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How to Survive Cooking for One

What to do about cooking and eating if you’re left on your own for a while (or longer)?

Cooking for one can seem like a huge chore, a pointless exercise, and many fall (with varying degrees of rapidity) into the pit of eating prepackaged and preprepared foods, eating out, or switching to fast food. But this is not the best solution, nor is it a healthy one. As your diet deteriorates you begin to feel heavy, bloated, and slow, which will only exacerbate any feelings of sadness and depression you may have anyway.

So, I decided to make cooking my evening meal a ritual, a pleasurable ritual. Yes, it takes time, but it’s time well spent in my new-found schedule with many spare hours, not usually there when my husband is around. Why not give some of those hours to something healthy and good for me? I found it relaxing and therapeutic to plan the evening meal and then leisurely chop vegetables and prepare everything.

Just because I am alone, why should I not eat well? Fresh, healthy foods are not just for groups. Our family has always tried to eat healthy and well, so here was my chance to perfect that, to test out and taste some new recipes. I likened myself to a one-woman, slow-food group, and each day I looked forward to the evening, instead of dreading all that time alone. It was like my reward for the day.

First, I had to solve the problem of needing small quantities. For staples it’s not really a problem but, after throwing away half a large bag of spinach, for fresh produce I decided to go to the local farmers’ market twice a week and just buy the quantity I needed. The visit to the farmers’ market is fun in itself and I invariably bump into someone I know and chat.

My evening ritual began with putting on classical music as my background. We have a nice kitchen table, so I decided to eat there, as it seems more cozy than the dining room when I’m alone. I set the table, always with a linen napkin, pretty plates, and a real wine glass.

Next step in the ritual was to get out and wash all the fresh produce I needed and chop it, before I started assembling or cooking. Slow rhythmic chopping was somehow soothing and I’d admire the different colored fruits and vegetables laid out on the counter. Doing it this way made it very easy to prepare each course. I planned a variety of small courses each day and decided to wash up between each course, as then I didn’t have a huge mess at the end. It seemed to make everything much more manageable that way.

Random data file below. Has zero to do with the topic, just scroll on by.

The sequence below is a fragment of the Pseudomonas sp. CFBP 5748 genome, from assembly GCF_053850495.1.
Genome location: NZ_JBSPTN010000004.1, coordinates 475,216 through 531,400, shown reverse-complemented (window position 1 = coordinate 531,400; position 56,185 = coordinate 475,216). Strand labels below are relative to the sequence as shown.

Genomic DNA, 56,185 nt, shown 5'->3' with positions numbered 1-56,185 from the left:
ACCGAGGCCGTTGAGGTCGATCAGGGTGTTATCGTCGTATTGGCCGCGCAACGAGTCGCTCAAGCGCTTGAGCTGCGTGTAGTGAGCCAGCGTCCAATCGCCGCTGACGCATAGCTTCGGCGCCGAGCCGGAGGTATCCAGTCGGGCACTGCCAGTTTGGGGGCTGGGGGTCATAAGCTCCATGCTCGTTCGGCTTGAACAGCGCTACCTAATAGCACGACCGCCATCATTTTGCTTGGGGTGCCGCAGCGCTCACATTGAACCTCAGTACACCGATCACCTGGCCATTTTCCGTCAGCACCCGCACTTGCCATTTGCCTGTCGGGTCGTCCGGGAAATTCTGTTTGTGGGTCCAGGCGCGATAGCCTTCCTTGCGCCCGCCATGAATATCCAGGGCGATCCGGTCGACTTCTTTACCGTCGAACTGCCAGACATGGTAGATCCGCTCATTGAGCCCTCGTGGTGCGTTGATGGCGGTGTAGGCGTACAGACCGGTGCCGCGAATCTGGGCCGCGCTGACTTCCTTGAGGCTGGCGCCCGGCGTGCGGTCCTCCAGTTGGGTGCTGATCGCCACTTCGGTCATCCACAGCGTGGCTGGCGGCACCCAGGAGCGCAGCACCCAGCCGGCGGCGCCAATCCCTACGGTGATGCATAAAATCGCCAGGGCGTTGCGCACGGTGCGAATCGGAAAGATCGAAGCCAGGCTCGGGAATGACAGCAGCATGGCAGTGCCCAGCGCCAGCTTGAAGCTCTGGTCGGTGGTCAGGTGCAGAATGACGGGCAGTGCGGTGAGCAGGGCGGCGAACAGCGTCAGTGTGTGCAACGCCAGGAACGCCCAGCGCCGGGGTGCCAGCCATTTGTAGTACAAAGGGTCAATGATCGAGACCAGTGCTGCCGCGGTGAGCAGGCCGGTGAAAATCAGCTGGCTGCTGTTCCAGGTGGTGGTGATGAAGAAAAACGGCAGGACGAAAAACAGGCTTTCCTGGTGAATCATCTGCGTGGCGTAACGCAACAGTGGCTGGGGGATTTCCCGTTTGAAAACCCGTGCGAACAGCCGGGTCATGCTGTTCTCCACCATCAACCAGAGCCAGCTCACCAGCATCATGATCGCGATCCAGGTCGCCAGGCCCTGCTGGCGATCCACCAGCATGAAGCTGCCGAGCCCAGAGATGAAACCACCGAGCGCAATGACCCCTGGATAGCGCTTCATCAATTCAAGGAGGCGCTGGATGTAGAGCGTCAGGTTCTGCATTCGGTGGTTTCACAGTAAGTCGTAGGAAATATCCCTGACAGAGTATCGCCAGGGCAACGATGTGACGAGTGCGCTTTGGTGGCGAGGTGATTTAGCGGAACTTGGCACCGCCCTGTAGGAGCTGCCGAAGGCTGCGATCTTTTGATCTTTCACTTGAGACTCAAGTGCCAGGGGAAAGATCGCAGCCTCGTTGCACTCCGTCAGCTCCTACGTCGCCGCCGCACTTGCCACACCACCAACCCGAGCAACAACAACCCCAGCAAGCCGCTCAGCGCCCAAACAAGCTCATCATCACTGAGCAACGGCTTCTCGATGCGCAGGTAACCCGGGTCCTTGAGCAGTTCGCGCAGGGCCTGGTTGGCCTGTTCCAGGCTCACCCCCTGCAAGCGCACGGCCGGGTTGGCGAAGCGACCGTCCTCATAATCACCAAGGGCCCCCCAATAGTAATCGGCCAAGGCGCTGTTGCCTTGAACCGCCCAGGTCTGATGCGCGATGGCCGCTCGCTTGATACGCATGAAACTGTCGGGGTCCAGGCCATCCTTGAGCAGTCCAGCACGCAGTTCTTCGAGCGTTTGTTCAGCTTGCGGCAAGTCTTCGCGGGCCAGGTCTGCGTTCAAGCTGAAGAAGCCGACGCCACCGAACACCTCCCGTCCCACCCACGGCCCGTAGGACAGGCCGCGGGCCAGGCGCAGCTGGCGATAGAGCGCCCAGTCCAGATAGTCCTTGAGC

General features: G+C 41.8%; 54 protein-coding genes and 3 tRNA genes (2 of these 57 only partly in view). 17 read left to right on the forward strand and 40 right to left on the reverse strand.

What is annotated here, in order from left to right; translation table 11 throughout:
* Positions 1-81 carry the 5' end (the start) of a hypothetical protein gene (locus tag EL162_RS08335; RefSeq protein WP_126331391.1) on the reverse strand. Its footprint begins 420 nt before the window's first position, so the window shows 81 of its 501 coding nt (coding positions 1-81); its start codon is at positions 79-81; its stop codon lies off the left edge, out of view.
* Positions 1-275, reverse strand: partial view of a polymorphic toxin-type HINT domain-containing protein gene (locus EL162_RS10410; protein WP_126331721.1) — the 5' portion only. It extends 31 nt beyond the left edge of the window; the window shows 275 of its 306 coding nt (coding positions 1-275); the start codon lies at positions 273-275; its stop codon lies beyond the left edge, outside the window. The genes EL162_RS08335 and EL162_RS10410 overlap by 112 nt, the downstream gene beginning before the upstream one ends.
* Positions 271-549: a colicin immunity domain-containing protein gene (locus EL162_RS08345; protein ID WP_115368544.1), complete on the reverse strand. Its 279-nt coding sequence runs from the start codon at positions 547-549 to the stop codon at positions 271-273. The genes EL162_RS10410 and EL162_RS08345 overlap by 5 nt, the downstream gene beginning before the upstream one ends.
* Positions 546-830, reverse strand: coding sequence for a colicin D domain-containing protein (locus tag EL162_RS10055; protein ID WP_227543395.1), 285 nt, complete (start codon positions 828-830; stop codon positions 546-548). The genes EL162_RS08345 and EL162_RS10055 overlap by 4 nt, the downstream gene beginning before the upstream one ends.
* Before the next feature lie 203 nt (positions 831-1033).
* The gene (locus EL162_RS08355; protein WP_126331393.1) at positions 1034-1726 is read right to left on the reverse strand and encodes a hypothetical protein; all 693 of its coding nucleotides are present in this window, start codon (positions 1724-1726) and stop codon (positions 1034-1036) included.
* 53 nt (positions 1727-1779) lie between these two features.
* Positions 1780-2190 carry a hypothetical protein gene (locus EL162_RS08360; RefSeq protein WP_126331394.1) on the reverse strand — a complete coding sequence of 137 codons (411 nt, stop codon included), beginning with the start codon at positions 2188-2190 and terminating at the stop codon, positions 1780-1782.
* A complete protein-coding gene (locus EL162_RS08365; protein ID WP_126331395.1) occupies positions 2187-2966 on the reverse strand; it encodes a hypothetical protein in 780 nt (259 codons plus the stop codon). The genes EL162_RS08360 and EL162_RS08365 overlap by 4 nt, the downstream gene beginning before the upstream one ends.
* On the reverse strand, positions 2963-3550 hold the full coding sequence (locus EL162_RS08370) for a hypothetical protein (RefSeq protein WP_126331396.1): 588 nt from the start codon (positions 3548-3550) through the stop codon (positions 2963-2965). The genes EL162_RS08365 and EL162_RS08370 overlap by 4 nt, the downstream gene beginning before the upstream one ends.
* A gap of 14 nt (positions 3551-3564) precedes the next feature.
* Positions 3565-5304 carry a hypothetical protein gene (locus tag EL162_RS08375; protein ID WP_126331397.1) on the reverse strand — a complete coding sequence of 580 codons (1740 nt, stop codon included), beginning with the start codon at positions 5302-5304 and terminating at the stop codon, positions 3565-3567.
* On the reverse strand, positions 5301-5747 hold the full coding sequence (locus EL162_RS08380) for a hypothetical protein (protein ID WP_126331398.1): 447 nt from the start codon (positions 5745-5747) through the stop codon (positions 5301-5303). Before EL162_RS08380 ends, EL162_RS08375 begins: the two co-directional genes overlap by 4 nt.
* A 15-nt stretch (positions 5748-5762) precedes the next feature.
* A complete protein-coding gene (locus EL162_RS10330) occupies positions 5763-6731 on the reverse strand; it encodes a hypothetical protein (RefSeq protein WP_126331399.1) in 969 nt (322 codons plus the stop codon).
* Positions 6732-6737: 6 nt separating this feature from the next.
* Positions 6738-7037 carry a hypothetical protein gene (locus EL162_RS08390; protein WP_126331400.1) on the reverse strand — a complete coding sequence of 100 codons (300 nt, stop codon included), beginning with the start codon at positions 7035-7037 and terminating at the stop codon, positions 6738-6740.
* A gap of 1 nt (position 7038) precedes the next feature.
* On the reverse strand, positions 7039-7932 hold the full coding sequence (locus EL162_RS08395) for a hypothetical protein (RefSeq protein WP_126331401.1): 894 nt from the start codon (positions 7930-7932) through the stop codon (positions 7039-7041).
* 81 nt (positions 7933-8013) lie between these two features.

I opened a bottle of white or rosé wine and sipped a glass as I worked, and had another glass with the meal. Depending on what was for dinner, sometimes I’d open a red wine, and finish the rest of it over the next few days.

In this way, I created a pleasurable pocket in my day, and my body was happy.

Some weekends, I made a big pot of vegetable or chicken soup, which I could use over many days as my first course.

Here is a seven-day sample of some of the dinner menus I used over a period of many weeks. Please enjoy them if you are ever in the same situation of needing to cook for one.

Day 1:

  1. Tomato salad with fresh basil
  2. Steamed fish wrapped in chard, with brown rice, and purple asparagus on the side
  3. A fresh pear

Day 2:

  1. Green salad with cucumber, radish, red onion, walnuts and capers
  2. Omelet filled with cooked mushrooms (prepared separately, lightly fried in olive oil with garlic, sprinkled with cilantro), and a slice of whole-wheat toast
  3. Bowl of fresh strawberries

Day 3:

  1. Chicken-vegetable soup (and a slice of whole-wheat bread, if you want)
  2. Baked potato with melted cheese, chopped green onions, parsley
  3. A fresh plum

Day 4:

  1. Thai shrimp salad, plus a side of chopped red bell pepper, and a slice of whole-wheat bread
  2. Fresh blueberries and a chopped kiwi fruit

Day 5:

  1. Mashed yam with fresh ginger, cinnamon, walnuts, and a baked chicken breast
  2. Goat cheese, French bread, a few olives
  3. Slice of green melon

Day 6:

  1. Sautéed cubed acorn squash, carrots, onion, red pepper flakes, olive oil, and fresh basil, served on multi-colored vegetable pasta and sprinkled with fresh grated parmesan cheese
  2. A peach

Day 7:

  1. Bowl of soup
  2. Green salad with feta cheese and blueberries
  3. French bread, brie cheese and a few olives

Enjoy, and good luck!

 

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